The Turkish banker, Mehmet Atilla, who is scheduled for a November trial in the Reza Zarrab Iran oil-for-gold sanctions violation case, has filed a Motion In Limine*, seeking to have the Court bar specific trial testimony that he asserts is overly prejudicial, inflammatory or irrelevant. He clearly fears that expert testimony will bury him, along with Zarrab, at trial, and with good cause, for the documentary evidence, and anticipated expert testimony, is damning. The assistance that Atilla, through Halkbank, allegedly provided to Zarrab, to evade international sanctions, appears to be overwhelming.
The experts for the Government will be testifying about these matters:
(1) Sanctions that exist against Iran, and against terrorism.
(2) The Economic ties between Turkey and Iran.
(3) OFAC Iran-related sanctions.
(4) International Banking and the settlement of foreign currency transactions.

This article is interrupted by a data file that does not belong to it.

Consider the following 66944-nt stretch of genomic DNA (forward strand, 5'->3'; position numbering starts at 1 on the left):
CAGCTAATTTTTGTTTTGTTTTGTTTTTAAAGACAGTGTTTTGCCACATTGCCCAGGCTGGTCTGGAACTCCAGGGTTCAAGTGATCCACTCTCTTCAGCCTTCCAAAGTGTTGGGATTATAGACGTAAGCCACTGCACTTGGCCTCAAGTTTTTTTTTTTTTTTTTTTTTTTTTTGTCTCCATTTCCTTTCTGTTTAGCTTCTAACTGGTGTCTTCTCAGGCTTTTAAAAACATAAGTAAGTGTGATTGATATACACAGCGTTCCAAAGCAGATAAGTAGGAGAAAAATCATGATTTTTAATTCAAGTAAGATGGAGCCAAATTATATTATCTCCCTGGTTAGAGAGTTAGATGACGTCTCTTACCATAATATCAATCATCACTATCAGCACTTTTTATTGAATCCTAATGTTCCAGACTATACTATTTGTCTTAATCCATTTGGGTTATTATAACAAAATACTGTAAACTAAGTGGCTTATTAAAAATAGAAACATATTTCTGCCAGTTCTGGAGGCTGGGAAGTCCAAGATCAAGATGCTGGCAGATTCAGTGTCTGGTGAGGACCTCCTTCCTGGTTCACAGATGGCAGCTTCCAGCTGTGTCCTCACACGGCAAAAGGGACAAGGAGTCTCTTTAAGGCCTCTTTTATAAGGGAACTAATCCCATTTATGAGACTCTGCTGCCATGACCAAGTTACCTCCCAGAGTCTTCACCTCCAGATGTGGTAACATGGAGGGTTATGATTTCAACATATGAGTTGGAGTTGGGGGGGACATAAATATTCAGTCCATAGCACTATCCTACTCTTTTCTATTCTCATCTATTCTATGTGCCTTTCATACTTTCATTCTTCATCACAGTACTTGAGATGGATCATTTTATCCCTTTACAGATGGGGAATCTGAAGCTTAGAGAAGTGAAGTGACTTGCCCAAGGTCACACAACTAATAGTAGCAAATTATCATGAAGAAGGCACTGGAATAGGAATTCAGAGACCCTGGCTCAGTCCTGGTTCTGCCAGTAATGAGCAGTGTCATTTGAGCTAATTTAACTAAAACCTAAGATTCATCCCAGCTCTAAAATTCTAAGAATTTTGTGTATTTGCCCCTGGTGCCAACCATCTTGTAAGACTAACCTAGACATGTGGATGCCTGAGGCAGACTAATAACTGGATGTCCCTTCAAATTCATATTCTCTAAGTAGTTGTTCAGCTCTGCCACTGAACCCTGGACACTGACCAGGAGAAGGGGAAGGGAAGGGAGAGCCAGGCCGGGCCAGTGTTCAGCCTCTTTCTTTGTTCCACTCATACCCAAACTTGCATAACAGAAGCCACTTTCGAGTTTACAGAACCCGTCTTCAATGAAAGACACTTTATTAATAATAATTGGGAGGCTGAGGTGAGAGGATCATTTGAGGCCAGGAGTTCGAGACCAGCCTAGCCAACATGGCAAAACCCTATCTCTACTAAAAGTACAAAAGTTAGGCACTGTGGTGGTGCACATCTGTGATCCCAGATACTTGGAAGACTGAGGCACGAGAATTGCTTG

Atilla also is objecting to the admission of a Zarrab letter referencing "Economic Jihad,' which his counsel alleges should be precluded for use at trial, as overly prejudicial and inflammatory. Curiously, his attorneys assert that he may be the only defendant to appear at trial, which again raises the question of whether Zarrab is entering a plea prior to trial.
It is doubtful that Atilla will be successful in his quest to sanitize trial testimony, as the experts will most likely be permitted to testify.
* A motion, made in advance of trial, to obtain a ruling barring certain testimony or evidence, for being so inflammatory, and prejudicial, as to adversely influence the trier of fact, meaning the jury.
Chronicles of Monte Friesner - Senior Financial Crime Analyst
Contributed by Kenneth Rijock - Financial Crime Consultant